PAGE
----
Yulia’s graduation thesis was called “The study of soil cover of island and mainland coastline in the Arctic”. She studied the degree of contamination with heavy metals. Though she says that it is hard to define whether it is contamination or not in this area. There is no background information about each area, so it is hard to define the normal level. It is clear that, for example, Svalbard is definitely contaminated as there are coal mines there.
- It would be interesting to study the substance transition: from soil into plants, from plants into animals, and so on. But it is almost impossible to collect many plant samples, for example, in Ledyanaya Gavan’ Bay, as there are almost no plants there.
Now Yulia is getting her Master’s degree in “Ecological safety in the Arctic” and in the expedition she has picked the module “Cultural landsapes”. She will evaluate the degree of anthropogenic influence on the islands which are familiar to her. But she is sure that “she won’t miss her soil samples”.
Yulia comes from Naryan-Mar. Her grandmother used to be a meteorologist. Yulia’s mother told her to study chemistry. Now she is for some reasons shocked and “regrets” saying that.
- I want to get further to the north, to the floating station, to the North Pole. When I studied at school in the first form, Chilingarov presented me a backpack. I would like to visit Franz Josef Land again, the Flora Cape, Hooker Island. Each island has its own heart and soul.
A joke about penguins in the Arctic up to the XIX century was not actually a joke. Almost all expedition participants attended today the workshop in ornithology, except for those who felt unwell due to sea sickness. Irina Pokrovskaya explained the difference between auks, dovekies and thick-billed guillemots. Auks occupy a similar niche in the Arctic as penguins in the Antarctic. And their name originates from the Arctic bird’s name. Some time ago there lived an Arctic penguin in high latitudes and in the Barents Sea. It was a large bird, the size of which was comparable to the goose size. Its Latin name was Pinguinus impennis, originating either from Celtic “pen gwin”, or from Latin “pingius” – fat. The last Arctic penguin was killed in 1844. The sailors who saw penguins in the Antarctic thought that they were Arctic penguins. So penguins were “name successors”.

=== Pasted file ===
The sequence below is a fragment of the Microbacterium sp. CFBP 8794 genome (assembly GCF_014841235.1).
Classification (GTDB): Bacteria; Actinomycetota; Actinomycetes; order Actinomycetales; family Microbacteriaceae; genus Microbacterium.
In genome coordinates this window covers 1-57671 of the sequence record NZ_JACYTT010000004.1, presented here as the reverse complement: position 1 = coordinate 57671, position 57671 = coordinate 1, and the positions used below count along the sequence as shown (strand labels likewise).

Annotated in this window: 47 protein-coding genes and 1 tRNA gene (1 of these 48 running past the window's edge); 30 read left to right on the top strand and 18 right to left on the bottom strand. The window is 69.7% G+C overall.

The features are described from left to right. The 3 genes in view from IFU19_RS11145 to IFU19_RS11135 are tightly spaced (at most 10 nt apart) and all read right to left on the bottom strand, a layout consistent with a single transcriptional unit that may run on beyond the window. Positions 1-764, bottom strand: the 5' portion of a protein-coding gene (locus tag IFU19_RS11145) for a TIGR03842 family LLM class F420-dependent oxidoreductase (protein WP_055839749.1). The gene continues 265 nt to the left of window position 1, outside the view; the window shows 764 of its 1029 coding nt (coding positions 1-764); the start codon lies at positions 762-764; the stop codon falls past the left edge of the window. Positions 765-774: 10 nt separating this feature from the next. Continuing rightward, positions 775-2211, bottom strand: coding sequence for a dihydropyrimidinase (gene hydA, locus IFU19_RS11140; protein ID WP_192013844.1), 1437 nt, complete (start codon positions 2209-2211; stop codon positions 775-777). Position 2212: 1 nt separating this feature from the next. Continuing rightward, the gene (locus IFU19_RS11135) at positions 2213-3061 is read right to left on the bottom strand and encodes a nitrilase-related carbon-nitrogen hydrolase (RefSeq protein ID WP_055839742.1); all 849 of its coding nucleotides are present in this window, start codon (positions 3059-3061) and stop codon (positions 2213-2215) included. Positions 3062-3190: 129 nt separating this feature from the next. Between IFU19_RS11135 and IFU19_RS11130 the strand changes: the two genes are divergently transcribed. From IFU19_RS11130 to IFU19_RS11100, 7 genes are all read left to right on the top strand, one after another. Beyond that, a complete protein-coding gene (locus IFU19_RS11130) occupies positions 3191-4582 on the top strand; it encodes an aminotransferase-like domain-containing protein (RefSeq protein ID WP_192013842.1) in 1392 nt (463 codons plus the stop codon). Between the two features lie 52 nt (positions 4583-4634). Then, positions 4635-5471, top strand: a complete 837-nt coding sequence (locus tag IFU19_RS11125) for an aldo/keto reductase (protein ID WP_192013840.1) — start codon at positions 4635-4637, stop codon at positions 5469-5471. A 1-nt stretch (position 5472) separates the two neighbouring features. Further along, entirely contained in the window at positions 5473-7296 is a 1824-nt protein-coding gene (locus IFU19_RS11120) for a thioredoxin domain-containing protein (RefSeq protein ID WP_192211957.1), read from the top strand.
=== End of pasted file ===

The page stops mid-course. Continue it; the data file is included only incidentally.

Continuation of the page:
By the evening we are to come to the meteostation at the Bely Nos Cape. It is located on the sea shore between Varnek and Karatayka. In the end of May, according to mass media, there was spotted a polar bear not far from the meteostation. But it went away. It is said that there had been no polar bears at Bely Nos for 10 years. Special armed guards take part in every AFU landing. Every expedition participants was given an instruction upon the actions during landings and upon the actions in case a polar bear is spotted. If a polar bear is seen in the landing area, the landing is cancelled. A polar bear is the largest land predator who is scared of nothing. It can be lying a couple dozen meters away from a landing helicopter and pay no attention to it at all. A man for polar bears is similar to a seal, though it has legs and can walk.
Some facts about a polar bear
- The body length is up to 3 m, shoulder height is up to 130 cm.
- A male weighs at average 400-450 kg, females are much smaller (200-300 kg).
- Polar bears living in the Barents Sea are smaller than those living in the Bering Sea.
- Polar bears have black skin.
Luminous-signal repellents are sometimes inefficient if you meet a polar bear, and there is no fire in the Arctic. Polar bears are not scared of shooting sounds – the sound of ice breaking is much louder. However polar bears are very cautious, though curious creatures. If there is no special need, it prefers to stay away from unknown objects.